Charlton leads tributes to fellow 'Busby Babe' Foulkes
MANCHESTER UNITED are expected to wear black armbands against Bayer Leverkusen tomorrow night as a mark of respect to Bill Foulkes, who has died aged 81.
Foulkes, who passed away in the early hours of yesterday morning, became captain of the club following the Munich air disaster and played a key role in United's 1968 European Cup triumph, the first by an English club, including scoring the winning goal in their semi-final against Real Madrid.
United are also set to mark his passing at their next home match, against Everton on December 4.
Bobby Charlton has led the tributes to Foulkes, saying his fellow 'Busby Babe' had helped changed the course of Manchester United's history.
A central defender, Foulkes made his debut for United in 1952 and went on to play 688 times for the club -- a figure only surpassed by Charlton, Ryan Giggs and Paul Scholes.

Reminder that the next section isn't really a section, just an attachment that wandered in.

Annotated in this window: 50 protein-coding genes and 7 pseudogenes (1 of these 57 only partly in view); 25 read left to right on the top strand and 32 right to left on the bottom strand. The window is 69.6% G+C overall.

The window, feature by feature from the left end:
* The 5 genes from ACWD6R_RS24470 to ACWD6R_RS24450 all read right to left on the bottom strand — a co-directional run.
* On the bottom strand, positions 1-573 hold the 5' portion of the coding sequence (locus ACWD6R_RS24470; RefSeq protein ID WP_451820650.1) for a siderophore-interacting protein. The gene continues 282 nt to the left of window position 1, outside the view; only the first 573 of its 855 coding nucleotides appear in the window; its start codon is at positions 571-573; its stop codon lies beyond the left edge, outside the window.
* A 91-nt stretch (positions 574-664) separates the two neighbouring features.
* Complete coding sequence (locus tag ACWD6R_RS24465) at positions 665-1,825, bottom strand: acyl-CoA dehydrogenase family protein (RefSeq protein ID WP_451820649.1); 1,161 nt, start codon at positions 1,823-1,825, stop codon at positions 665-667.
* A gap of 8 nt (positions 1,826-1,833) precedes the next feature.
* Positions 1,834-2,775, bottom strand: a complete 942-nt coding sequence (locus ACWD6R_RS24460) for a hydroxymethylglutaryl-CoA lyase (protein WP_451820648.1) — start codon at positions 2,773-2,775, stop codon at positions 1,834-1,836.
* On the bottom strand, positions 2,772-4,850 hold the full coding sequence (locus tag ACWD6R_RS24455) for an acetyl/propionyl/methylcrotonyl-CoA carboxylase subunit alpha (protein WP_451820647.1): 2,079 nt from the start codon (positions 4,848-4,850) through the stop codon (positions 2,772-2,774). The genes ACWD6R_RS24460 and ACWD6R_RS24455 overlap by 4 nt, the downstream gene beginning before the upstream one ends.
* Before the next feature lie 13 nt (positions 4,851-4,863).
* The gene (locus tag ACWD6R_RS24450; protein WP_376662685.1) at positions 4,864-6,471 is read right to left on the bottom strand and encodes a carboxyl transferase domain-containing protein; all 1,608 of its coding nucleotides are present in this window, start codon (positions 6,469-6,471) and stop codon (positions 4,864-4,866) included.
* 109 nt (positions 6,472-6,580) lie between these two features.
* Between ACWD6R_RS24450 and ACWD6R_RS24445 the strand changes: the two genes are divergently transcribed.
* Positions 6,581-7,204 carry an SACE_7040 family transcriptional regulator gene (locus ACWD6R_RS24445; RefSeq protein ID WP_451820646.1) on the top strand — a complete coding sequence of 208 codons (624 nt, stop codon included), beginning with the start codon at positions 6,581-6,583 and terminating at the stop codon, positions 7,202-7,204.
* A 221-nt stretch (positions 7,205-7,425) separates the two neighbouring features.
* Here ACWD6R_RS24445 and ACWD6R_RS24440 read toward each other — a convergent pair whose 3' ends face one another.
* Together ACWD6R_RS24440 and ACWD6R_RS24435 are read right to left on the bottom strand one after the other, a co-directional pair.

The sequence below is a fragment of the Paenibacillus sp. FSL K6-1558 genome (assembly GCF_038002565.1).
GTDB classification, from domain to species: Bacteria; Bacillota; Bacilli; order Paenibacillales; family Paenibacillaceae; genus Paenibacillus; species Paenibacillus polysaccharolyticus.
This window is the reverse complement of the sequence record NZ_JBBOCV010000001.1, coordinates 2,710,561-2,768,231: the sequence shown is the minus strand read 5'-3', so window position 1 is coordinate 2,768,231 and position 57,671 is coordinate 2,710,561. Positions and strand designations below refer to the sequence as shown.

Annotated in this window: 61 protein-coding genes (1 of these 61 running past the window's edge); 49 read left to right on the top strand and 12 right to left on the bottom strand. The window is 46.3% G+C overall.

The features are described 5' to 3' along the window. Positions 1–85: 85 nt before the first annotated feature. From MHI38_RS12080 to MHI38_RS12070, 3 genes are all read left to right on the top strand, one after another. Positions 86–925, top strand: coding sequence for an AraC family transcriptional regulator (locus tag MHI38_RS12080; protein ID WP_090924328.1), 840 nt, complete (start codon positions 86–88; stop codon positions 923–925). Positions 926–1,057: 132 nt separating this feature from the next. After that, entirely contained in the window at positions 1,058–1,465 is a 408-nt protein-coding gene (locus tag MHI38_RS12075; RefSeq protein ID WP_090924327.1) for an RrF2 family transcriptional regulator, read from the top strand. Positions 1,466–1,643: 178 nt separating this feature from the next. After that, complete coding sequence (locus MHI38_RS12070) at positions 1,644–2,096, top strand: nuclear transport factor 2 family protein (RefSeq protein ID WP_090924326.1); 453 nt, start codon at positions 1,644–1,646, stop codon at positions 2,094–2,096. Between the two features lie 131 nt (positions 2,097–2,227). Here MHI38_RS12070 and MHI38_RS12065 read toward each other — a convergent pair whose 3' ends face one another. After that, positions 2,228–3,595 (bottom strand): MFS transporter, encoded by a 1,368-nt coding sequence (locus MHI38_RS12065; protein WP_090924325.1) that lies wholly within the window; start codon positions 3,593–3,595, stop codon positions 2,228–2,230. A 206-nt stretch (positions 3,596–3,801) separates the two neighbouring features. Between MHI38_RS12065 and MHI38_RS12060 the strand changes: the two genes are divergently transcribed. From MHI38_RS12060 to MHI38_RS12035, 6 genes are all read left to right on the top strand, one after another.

After the Munich tragedy that claimed the lives of 23 people, he took over the captaincy and became the leader of the 'Busby Babes'.
Charlton, who like Foulkes was one of the survivors of Munich, described his old friend and colleague as "a marvellous man" and said the news of his death was "very sad".
"Bill was as hard as nails, as tough as teak -- I was always glad I didn't have to play against him," said Charlton.
"He was a really, really good defensive player and you could say he helped change the course of history for United. He survived the Munich air crash and then became the captain for a time."
Foulkes, whose father and grandfather had both played rugby league for his home town St Helens, started work as a coal miner and he was still going down the pit at Lea Green Colliery in the mid-1950s, by which time he was a regular member of Matt Busby's United first team and had won his only England cap in 1954.